Severe tropical storm: Hurricane Ian makes landfall in Florida

Status: 09/29/2022 02:28 AM

Tropical Storm Ian hit the west coast of Florida. Floods with a height of one meter were observed in several cities. Authorities have warned of ongoing power outages and extensive damage to infrastructure.

Hurricane Ian made landfall on the west coast of the US state of Florida. The US Hurricane Center said the center of a hurricane of strength four out of five hit the coast near the city of Cape Coral. It is therefore a “very dangerous hurricane” that is likely to lead to storms up to meters high, flooding and torrential rain.

Florida Governor Ron DeSantis said some storms were about three and a half meters high. Weather experts fear that it will grow more than five meters in height at the top.

The authorities warned of the expectation of serious damage to the infrastructure and communication lines, and widespread and continuous power outages. Evacuation instructions have been applied to 2.5 million people in the region.

More than a million families without electricity

Television footage showed how rain was falling on the streets and that only the roofs of cars were coming out of the floodwaters and debris flying in the air. Florida Governor Ian said he is likely to make the list of the five deadliest hurricanes in Florida. Residents were urgently warned not to leave their homes on Thursday morning, for example to assess the damage. Even if the hurricane gets away, there is still a risk of debris, broken power lines and the like.

According to the Poweroutage website, about 1.6 million homes have lost power. The authorities expected serious damage to infrastructure and communication lines. The scale of the devastation should become more and more evident as the sun rises. Although the hurricane gradually weakened, a strip of land over a hundred kilometers wide experienced violent storms along its path.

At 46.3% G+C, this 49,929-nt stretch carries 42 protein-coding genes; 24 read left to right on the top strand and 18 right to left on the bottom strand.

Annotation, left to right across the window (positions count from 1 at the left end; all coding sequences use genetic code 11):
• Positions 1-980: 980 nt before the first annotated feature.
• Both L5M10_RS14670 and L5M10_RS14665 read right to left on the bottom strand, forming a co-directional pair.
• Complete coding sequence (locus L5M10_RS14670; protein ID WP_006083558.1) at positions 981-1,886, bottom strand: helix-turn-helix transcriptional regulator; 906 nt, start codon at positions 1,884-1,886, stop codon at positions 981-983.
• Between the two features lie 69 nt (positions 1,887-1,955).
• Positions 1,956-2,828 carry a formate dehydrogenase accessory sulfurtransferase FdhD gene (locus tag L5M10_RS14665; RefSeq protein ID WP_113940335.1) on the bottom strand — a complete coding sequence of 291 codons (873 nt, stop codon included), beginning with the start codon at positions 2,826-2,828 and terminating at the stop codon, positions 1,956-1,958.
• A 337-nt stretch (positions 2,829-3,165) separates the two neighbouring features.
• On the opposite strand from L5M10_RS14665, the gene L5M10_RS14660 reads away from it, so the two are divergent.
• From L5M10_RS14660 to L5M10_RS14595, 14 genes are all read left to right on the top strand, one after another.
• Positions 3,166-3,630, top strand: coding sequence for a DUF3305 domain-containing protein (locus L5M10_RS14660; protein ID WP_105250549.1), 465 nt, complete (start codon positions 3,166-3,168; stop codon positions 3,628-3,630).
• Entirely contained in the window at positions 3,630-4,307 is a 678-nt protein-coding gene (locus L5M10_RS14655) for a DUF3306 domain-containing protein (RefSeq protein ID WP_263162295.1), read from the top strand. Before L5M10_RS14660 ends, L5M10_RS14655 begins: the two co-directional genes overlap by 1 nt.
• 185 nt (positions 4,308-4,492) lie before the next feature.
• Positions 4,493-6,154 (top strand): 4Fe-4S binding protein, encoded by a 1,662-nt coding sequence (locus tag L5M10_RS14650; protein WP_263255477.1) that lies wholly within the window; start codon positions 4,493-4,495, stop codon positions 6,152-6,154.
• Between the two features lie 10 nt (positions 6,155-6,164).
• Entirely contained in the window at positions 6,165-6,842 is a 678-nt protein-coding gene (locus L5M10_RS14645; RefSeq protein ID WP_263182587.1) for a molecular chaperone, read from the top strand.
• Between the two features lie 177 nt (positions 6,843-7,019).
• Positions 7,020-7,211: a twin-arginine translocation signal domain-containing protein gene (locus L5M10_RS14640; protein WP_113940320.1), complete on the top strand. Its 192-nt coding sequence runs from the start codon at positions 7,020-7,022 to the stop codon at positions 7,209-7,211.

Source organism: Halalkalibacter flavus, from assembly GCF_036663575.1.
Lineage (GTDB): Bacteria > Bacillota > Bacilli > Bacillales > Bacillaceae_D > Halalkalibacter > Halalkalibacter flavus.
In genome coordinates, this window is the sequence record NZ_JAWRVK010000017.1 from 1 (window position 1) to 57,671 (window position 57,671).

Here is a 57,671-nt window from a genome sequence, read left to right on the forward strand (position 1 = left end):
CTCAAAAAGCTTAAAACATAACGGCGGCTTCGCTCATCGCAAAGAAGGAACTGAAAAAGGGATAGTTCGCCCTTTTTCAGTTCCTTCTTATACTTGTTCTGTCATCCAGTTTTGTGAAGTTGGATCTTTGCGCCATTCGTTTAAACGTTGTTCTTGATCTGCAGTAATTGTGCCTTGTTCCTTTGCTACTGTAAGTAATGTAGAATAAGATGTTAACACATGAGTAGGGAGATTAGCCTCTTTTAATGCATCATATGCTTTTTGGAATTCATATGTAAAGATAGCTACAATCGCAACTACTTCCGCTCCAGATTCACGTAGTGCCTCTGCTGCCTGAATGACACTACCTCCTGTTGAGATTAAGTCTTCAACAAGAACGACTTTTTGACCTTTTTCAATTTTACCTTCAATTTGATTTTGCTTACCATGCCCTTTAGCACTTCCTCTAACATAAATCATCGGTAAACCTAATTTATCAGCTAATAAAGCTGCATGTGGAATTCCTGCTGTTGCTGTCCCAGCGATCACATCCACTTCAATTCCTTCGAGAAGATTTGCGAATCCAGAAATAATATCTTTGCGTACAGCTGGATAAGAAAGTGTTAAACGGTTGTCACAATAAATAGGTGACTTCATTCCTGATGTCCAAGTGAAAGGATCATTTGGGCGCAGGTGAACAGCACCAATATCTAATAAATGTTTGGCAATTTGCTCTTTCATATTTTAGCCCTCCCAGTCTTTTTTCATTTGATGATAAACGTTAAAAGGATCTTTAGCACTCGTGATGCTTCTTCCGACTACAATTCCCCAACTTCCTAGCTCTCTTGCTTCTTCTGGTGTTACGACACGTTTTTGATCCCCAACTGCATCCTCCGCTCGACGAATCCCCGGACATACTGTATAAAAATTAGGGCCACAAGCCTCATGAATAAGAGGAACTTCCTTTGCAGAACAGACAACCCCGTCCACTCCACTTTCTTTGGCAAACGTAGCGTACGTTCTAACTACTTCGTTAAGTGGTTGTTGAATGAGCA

Extensive area with severe damage

Forecasters warned that Hurricane Ian’s destructive force could continue as it makes its way to the state’s east coast on Thursday. Hurricane strength increased significantly over the Gulf of Mexico on its way toward Florida, and with winds of about 240 km/h, it was just below the threshold of the highest category hurricane.

Experts feared a wide range of severe damage on the hurricane’s path across the US state. The first photos and videos on social media have already shown severe flooding in the cities of Fort Myers Beach, Cape Coral and Naples, some of which were several meters high.

DeSantis said authorities are standing by for rescue and repair operations as soon as the weather permits. He wrote on Twitter that about 7,000 National Guard soldiers and 179 aircraft or helicopters could be deployed. In addition, more than 40,000 technicians from utility companies were already on hand to repair power lines.

24 hours of heavy rain

National Hurricane Center Director Ken Graham confirmed that it will likely take 24 hours after making landfall for the hurricane to pass over Florida. This means 24 hours of heavy rain. Dean Cresswell of the US disaster agency FEMA said the area expected to be affected by the storm had not seen such a hurricane in nearly 100 years.

UN Secretary-General António Guterres described Ian as “another example of the dramatic climate action that we are witnessing around the world with increasing frequency and increasing devastation”.

Governor: It will be “very ugly days”

Florida Governor DeSantis had previously prepared residents in his state for severe damage from approaching Hurricane Ian. “This is a big, powerful storm,” DeSantis said. “It will cause a lot of damage,” he warned. The Republican politician predicted that the next day or two will be “very ugly” until the hurricane passes over Florida. “It will be a difficult path.”

Meanwhile, a boat carrying migrants from Cuba sank off the coast of Florida on Wednesday. The US Coast Guard was looking for 23 people, it was announced on Twitter. Four migrants had previously arrived on Stoke Island off Key West by swimming from a boat in stormy weather.

Ian made landfall in Cuba on Tuesday as a Category 3, Category 5 hurricane. The Cuban government said two people died in the hard-hit province of Pinar del Rio after their homes collapsed. In the state of 11 million people, electricity was cut across the country.


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